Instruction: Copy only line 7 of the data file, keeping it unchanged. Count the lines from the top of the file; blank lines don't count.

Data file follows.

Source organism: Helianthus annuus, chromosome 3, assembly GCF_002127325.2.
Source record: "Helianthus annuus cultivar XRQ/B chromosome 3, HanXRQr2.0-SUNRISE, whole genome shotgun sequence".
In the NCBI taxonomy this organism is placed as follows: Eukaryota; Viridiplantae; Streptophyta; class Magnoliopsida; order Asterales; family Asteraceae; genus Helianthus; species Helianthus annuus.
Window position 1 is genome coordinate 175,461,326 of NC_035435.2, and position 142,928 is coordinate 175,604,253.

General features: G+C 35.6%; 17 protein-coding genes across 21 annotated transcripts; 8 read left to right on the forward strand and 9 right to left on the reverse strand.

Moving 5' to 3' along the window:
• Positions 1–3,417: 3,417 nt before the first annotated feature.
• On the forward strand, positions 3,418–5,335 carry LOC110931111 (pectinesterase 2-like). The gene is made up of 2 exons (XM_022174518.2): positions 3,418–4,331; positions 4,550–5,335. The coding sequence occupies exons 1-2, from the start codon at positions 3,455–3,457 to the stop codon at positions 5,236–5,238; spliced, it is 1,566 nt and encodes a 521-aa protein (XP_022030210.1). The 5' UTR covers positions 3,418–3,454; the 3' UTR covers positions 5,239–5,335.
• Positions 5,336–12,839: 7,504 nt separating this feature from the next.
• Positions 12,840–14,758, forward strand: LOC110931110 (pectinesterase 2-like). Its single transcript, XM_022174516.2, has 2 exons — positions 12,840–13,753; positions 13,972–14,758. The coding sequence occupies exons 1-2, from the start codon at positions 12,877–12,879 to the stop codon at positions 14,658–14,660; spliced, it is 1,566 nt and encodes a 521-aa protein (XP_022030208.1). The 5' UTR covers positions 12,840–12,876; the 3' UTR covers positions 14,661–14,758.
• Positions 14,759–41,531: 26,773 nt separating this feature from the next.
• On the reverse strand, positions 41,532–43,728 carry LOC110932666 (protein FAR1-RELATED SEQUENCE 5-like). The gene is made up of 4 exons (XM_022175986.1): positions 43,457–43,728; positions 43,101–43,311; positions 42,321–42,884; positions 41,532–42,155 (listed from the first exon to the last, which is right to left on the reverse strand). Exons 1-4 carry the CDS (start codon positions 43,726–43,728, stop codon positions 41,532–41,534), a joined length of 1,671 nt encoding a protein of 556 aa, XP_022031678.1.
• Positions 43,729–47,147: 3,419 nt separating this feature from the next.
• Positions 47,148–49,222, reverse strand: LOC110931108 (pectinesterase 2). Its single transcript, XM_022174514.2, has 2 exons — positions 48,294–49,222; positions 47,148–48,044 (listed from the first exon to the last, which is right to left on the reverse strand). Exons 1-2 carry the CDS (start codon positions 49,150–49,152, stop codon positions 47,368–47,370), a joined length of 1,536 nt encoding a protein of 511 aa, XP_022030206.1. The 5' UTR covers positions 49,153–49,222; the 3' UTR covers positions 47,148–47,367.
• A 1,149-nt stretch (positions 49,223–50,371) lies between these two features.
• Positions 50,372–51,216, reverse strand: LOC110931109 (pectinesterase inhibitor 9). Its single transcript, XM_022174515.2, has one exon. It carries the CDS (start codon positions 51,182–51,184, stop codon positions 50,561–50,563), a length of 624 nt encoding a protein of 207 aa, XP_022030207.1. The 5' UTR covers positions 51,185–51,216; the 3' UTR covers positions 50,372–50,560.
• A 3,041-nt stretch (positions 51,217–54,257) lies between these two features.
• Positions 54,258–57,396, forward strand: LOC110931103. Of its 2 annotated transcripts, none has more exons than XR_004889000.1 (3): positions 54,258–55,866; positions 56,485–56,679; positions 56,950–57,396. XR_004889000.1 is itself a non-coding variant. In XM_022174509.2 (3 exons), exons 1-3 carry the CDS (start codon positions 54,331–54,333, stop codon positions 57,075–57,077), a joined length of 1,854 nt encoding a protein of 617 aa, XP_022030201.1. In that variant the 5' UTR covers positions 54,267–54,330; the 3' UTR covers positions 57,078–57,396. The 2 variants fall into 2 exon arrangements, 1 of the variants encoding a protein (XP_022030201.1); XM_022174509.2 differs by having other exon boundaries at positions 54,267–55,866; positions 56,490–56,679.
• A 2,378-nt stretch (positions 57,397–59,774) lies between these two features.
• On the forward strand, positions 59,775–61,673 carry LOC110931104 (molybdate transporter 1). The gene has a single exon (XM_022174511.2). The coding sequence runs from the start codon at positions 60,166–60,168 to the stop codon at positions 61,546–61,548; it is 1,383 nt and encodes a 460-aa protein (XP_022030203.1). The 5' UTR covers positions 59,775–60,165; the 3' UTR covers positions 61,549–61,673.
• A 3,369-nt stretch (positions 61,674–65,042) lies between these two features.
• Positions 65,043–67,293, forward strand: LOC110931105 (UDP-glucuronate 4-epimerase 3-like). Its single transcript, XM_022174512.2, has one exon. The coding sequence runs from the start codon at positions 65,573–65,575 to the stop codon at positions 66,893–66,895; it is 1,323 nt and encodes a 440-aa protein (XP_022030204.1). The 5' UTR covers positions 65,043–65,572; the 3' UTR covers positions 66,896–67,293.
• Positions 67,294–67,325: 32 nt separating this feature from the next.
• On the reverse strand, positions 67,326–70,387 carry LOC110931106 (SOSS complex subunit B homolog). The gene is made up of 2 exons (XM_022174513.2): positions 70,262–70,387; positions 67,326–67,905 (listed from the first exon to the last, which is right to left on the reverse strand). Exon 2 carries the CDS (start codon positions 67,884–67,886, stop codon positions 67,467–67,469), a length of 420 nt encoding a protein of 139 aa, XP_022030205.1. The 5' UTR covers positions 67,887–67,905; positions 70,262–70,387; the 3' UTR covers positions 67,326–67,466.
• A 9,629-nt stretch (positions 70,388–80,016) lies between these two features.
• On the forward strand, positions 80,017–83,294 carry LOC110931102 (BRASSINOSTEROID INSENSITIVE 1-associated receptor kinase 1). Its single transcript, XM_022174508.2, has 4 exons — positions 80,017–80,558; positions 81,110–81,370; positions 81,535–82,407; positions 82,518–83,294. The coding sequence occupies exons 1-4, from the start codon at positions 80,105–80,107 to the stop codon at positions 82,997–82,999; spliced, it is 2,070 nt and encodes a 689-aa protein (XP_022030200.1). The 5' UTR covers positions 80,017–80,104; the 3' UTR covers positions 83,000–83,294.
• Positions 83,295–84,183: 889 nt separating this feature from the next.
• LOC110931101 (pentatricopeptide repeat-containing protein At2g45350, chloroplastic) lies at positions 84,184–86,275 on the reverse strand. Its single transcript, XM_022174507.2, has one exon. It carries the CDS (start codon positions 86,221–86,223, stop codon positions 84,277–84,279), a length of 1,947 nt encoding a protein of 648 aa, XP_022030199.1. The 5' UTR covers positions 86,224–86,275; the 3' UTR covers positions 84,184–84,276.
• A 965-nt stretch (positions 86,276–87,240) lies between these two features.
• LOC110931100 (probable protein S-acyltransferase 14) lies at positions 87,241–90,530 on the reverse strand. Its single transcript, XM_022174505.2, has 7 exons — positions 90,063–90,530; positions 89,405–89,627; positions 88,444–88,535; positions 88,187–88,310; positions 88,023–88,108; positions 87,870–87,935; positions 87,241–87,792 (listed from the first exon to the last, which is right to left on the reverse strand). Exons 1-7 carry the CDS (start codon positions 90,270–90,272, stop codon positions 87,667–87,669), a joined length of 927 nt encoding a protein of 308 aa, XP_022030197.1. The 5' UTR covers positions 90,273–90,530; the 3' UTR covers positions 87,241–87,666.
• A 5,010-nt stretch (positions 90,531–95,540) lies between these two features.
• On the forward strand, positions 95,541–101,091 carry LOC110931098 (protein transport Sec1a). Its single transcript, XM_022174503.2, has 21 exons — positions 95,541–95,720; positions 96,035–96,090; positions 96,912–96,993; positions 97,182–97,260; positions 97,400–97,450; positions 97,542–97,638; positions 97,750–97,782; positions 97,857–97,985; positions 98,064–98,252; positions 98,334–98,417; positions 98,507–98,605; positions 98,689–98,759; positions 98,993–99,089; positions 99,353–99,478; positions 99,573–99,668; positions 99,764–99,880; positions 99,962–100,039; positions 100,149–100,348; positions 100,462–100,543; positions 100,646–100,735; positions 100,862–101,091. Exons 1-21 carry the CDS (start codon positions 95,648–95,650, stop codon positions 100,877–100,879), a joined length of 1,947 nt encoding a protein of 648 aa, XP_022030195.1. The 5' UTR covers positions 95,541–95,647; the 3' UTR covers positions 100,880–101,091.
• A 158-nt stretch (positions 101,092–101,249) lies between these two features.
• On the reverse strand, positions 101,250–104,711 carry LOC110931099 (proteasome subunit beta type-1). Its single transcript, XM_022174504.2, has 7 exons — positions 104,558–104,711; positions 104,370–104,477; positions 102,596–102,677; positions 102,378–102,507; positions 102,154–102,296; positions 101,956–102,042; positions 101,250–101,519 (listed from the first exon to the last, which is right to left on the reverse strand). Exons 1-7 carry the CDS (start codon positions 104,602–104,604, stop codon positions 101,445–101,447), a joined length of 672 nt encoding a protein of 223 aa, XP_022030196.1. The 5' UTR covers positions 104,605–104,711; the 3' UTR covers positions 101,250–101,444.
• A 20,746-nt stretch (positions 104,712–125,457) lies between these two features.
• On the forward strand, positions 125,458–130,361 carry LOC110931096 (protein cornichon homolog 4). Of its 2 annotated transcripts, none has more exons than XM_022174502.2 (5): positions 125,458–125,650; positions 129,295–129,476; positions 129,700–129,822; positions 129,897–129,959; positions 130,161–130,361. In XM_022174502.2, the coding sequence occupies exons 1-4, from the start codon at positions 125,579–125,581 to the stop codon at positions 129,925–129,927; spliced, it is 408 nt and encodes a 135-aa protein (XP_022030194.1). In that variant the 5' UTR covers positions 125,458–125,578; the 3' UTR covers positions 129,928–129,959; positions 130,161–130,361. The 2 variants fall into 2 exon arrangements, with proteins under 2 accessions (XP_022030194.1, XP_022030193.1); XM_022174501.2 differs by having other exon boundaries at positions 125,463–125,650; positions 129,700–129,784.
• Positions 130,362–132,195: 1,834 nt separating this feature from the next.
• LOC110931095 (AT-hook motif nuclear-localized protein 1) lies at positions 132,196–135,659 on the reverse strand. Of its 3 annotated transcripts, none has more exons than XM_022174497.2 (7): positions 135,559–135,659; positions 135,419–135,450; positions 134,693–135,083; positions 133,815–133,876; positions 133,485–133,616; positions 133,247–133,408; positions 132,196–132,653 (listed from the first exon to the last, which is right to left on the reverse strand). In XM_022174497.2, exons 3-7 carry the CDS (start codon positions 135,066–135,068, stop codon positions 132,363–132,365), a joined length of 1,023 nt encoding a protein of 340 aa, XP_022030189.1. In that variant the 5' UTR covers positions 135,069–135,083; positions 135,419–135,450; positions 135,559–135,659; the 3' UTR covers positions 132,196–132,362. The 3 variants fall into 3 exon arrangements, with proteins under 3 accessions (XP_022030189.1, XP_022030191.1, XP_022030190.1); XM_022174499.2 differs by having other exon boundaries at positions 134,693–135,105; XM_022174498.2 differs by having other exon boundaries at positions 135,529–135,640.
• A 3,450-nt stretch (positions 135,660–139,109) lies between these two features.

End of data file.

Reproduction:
• Positions 1–3,417: 3,417 nt before the first annotated feature.